Understanding God's role as we enter lockdown before Rosh Hashanah

There were those who taught that God controls whatever happens, and those who were taught that the world functions in accord with the arbitrary rules of nature irrespective of human comportment.

HEARING THE shofar is one of the core aspects of the Rosh Hashanah prayers (photo credit: YONATAN SINDEL/FLASH90)
HEARING THE shofar is one of the core aspects of the Rosh Hashanah prayers
(photo credit: YONATAN SINDEL/FLASH90)
We enter this Rosh Hashanah 5781 with heavy hearts in Israel, in the midst of a second wave of the COVID-19 pandemic plague. In our tradition, Rosh Hashanah and Yom Kippur are called Days of Awe (Yamim Noraim), and our New Year Days specifically as Days of Judgment (Yemei Hadin); indeed, I vividly remember and can still hear my grandmother’s beseeching sobs from the women’s gallery in the shul I attended as a child every holiday with my grandparents, a landsmanshaft synagogue founded by emigrés from Lubien, Poland, to Bedford Stuyvesant, Brooklyn. The specific prayer that drew forth more tears than any other was the “Unetaneh Tokef” prayer ascribed to Rav Kalonymus ben Meshulam of Mayence (circa 1100 CE).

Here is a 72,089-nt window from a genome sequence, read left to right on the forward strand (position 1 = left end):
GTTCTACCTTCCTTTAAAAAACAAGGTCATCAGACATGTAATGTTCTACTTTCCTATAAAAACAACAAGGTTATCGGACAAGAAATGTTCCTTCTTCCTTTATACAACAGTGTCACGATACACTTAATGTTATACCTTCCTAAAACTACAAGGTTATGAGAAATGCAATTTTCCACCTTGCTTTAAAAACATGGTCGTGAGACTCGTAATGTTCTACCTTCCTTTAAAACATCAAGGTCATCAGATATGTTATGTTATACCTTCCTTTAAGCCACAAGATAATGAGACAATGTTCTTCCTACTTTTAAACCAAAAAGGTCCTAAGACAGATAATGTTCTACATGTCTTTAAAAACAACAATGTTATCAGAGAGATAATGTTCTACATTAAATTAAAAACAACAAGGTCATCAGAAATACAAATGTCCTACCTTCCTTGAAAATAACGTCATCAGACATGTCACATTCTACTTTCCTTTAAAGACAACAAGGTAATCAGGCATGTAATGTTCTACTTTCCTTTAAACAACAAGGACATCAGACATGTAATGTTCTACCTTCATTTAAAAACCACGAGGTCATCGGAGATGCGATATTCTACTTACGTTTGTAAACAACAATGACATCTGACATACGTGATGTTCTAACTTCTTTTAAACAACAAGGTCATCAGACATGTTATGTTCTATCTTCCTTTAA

“Let us give power to the sanctity of this day, for it is awesome and fearful!

It is true that You are Judge and Decisor, Omniscient and All-seeing…

You open the Book of Remembrances, with the Signature of every human hand written therein...

The angels are quaking, shaking with fear and trembling, declaring:
 
‘Behold the Day of Judgment is at hand; No one emerges guiltless in Your eyes of Judgment...’

Just as the shepherd... passes each sheep under his staff,

So do You pass through, record, number and appoint every living soul,

Fixing a specific lifetime limit to every human creature...

On Rosh Hashanah it is inscribed and on Yom Kippur it is sealed:

How many shall pass away and how many shall be born...

Who by fire and who by water... who by earthquake and who by plague...

Who shall be brought down and who shall be raised up.” 
The picture evoked by this prayer is frightening, positing a God who is a strict judge and an omnipotent King, fair but precise in judgment. Who eventually metes out the death sentence to every human mortal in whichever manner and after whatever length of time on earth God deems most appropriate. Moreover, the Almighty decides the fate of each individual on Rosh Hashanah based on the person’s actions during the previous year: “Who shall be brought down and who shall be raised up?”
From this perspective, since our entire world has become infected by the COVID-19 plague, at the very least it behooves us to attempt to identify the worldwide sin which initially brought about such a pandemic, and then at least some of us can repent and perhaps mitigate further suffering. After all, the piyut concludes with a final opportunity to rectify past misdeeds and avert punishment in the year to come: